1. Kyra and other characters have different perspectives on why Kyra attempted to assassinate the princess. How does this build tension in the story?Books for Middle School Age

2. What reason does each character have for concealing their identity? What does Kyra learn about herself from having two identities?

3. Throughout the story, Kyra resists an emotional attachment to Rosie the pig? What do you
think Rosie symbolizes in the story?

May 2015 Intermediate Title Offers Engaging, Accessible Look at Diversity!

May 1st, 2015 | Posted by etownsend in Intermediate (Grades 3-5) | 2014-2015 | May - (Comments Off on May 2015 Intermediate Title Offers Engaging, Accessible Look at Diversity!)

yes we are latinosGR3-5Yes! We Are Latinos by Alma Flor Ada and F. Isabel Campoy. Illustrated by David Diaz. Charlesbridge, 2013.

An introduction titled “Our Indigenous Roots” discussing the native peoples of Mexico and Central and South America is the entryway into a celebration of diversity within Latino culture in the United States. Thirteen fictional children then tell about their lives in verse narratives that are followed by short informational essays providing background on the cultural history the child represents. Each verse begins with the child stating who they are: “My name is Juanita. I am Mexican. I live in New York. I am Latina … My name is Santiago. I am Dominican. I live in Detroit. I am Latino … My name is Felipe. I am Panamanian and Venezuelan. I am black. I live in Chicago. I am Latino … My name is Lili. I am Guatemalan. I am Chinese. I live in Los Angeles. I am Latina …” The verse narratives are poems grounded in details of family and memories and desires. The essays provide facts about the history of the child’s country/culture of origin and migration to the United States. In truth, no single book can capture the incredible diversity within Latino culture in America. What this book does do is offer a sense of the breadth and depth of the culture and history, along with hopes and dreams, that can be represented by individual lives. Numerous resources for continuing to explore the topic of Latino diversity are suggested at book’s end.  © Cooperative Children’s Book Center

Extend reading and learning experiences with these discussion questions:

1. The book begins with the introduction, “What makes someone Latino?” After reading this book, how would you answer this question?Icon for the Intermediate (Grades 3-5) readers

2. Many stories are told in this book. Is there a story with which you identify or connect? Why? What makes you identify or connect with the story?

3. If you wanted a friend to read this book, how would you describe it?

Enjoy a Favorite Wisconsin Author with the May 2015 Primary Title!

May 1st, 2015 | Posted by etownsend in Primary (Grades K-2) | 2014-2015 | May - (Comments Off on Enjoy a Favorite Wisconsin Author with the May 2015 Primary Title!)

year of billy  millerGRK-2

The Year of Billy Miller by Kevin Henkes. Greenwillow Books/HarperCollins, 2013.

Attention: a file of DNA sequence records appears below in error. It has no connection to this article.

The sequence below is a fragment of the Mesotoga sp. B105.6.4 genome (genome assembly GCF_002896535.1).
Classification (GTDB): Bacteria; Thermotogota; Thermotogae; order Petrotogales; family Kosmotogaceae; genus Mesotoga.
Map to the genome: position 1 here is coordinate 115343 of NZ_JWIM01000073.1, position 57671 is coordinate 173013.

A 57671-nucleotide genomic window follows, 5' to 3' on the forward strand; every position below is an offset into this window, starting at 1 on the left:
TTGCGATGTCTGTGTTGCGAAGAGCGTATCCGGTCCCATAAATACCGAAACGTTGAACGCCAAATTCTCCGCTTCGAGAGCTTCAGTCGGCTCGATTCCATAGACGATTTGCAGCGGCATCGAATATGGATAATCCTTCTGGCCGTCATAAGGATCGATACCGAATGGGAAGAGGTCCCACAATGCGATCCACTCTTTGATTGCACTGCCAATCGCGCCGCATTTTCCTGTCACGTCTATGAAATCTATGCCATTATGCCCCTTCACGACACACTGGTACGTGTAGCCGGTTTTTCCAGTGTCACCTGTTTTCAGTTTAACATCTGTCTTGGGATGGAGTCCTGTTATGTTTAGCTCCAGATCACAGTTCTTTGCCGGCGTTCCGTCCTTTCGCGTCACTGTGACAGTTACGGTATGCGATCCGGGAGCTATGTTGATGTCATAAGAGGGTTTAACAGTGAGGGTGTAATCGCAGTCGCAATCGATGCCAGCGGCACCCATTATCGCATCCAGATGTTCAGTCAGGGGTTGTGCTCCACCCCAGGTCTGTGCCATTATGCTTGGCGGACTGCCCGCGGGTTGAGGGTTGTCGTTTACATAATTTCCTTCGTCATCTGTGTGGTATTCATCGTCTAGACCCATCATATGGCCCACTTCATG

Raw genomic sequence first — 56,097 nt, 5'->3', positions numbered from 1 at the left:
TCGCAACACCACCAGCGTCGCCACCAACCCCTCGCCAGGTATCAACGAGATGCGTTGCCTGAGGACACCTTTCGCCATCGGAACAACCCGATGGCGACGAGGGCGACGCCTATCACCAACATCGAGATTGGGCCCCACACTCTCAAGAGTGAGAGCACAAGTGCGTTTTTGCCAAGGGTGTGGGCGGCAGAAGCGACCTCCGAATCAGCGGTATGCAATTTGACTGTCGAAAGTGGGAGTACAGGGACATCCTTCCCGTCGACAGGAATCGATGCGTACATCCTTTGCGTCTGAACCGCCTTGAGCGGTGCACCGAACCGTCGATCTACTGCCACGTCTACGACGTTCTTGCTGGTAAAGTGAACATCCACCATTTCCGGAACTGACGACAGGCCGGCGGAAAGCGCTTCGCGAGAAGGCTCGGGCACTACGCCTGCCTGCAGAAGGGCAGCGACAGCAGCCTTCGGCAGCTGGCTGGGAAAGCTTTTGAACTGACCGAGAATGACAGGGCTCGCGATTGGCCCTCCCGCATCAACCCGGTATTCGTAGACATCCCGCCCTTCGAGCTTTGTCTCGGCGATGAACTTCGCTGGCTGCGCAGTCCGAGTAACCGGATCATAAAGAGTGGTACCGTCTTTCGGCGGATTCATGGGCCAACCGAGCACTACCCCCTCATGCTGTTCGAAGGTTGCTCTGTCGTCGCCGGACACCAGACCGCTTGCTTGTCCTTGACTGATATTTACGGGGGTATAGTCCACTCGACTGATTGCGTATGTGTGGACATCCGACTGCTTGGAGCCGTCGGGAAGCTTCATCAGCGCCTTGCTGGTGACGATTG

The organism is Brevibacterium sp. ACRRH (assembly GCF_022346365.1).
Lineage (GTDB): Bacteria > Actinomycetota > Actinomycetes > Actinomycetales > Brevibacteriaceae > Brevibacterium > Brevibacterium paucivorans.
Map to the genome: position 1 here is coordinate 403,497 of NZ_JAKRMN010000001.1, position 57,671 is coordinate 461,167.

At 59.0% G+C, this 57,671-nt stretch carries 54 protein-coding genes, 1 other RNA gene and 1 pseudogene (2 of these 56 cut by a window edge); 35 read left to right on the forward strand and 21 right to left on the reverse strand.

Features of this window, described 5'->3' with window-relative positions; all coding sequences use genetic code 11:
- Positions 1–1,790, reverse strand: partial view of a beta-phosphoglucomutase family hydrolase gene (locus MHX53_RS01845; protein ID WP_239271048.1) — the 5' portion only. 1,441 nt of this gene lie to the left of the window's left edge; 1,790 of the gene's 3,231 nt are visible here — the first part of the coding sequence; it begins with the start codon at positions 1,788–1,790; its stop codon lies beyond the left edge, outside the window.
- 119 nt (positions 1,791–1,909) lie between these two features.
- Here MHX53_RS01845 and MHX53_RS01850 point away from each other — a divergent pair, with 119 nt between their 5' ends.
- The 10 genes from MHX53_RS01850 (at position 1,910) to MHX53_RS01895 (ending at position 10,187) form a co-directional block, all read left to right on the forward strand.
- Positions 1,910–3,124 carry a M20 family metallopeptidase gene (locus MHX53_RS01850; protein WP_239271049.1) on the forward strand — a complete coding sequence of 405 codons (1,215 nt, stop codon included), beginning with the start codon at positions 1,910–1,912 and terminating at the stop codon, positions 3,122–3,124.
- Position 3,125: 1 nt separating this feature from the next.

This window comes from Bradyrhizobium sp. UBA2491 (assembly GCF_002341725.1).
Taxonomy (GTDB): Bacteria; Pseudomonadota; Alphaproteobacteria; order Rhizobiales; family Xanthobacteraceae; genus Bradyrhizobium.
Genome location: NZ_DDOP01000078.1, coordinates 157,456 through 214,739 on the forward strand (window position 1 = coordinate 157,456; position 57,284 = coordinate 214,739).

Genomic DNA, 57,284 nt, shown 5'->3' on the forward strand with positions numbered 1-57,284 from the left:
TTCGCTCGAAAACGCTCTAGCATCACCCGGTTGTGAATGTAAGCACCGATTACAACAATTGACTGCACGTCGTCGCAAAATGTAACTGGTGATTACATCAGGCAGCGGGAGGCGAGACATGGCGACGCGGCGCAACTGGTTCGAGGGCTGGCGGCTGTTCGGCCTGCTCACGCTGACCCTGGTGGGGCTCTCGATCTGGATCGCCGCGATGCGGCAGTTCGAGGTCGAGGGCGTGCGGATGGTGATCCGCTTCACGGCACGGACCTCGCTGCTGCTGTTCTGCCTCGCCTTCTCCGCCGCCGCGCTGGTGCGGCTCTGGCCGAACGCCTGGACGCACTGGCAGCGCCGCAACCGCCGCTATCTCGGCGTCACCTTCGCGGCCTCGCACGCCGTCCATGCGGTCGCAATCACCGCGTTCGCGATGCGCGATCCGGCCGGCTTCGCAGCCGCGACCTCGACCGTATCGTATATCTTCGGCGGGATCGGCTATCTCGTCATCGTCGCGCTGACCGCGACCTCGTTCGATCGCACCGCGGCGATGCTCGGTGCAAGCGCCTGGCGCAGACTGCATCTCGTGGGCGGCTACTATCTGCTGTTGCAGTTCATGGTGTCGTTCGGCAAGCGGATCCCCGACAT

Seven-year-old Billy Miller starts second grade with a mix of anxiety and excitement. By the end of the first day anxiety wins out. There’s a bossy girl at his table who doesn’t like him. Even worse, he’s worried his teacher, Ms. Silver, thinks he was making fun of her (he wasn’t). Billy lives with his stay-at-home artist dad, his high-school English teacher mom, and his three-year-old sister, Sal. In a novel divided into sections titled Teacher, Father, Sister, Mother, Kevin Henkes’s story follows Billy over the course of his second-grade year by chronicling events that illuminate these four important relationships in his life, with each section following its own arc while fitting seamlessly into the novel as a whole. Henkes skillfully relates details and events of Billy’s life that will hit young readers right where they are at both socially and emotionally. Billy wants to fit in and stand out. He wonders. He worries. He is loved, but doesn’t always like what the people who love him—and whom he loves—do. Sometimes he falls short on patience as a big brother, and sometimes he excels at being wonderful. A novel substantial in every way is completely accessible to young children reading independently or listening to it read aloud. There’s plenty of white space, and occasional spot illustrations in storytelling defined by rich characterizations and fine plotting in a book that is often funny, but also thoughtful and touching and serious. Life is like that when you’re seven, after all. (MS) ©2013 Cooperative Children’s Book Center

Encourage kids to examine the book and text more closely with these discussion questions:

1. Billy is nervous about starting second grade. What are some things that happen in the story to show us why he’s worried?Primary Icon of a White-Tailed Deer

2. What makes it the year of Billy Miller?

3. How do his relationships with his teacher, father, mother and sister change throughout the book?

May 2015 Titles for Babies, Toddlers, and Preschoolers: A Month of Discovery!

May 1st, 2015 | Posted by etownsend in Babies, Toddlers and Preschoolers | 2014-2015 | May - (Comments Off on May 2015 Titles for Babies, Toddlers, and Preschoolers: A Month of Discovery!)

max and the tag-along moonBTPMax and the Tag Along Moon by Floyd Cooper. Philomel, 2013.

Max discovers the moon is a constant companion on the drive home from his Granpa’s house. “The long ride home was swervy-curvy. This way and that, all the way. And the moon seemed to tag along.” Wonderful word choice chronicles Max’s journey home with the moon overhead, until “Dark clouds tumbled across the night sky.” The moon his Granpa said would always shine for him has disappeared. But as he’s falling asleep, the clouds fade and the moon returns. Floyd Cooper captures the magic of the moon and a grandparent to a small child in this picture book about a young African American boy. Cooper’s hallmark illustration style is especially adept at reflecting the wonder of moonlit landscapes. Highly Commended, 2014 Charlotte Zolotow Award  © Cooperative Children’s Book Center

Start a conversation with children about the Max and the Tag-Along Moon: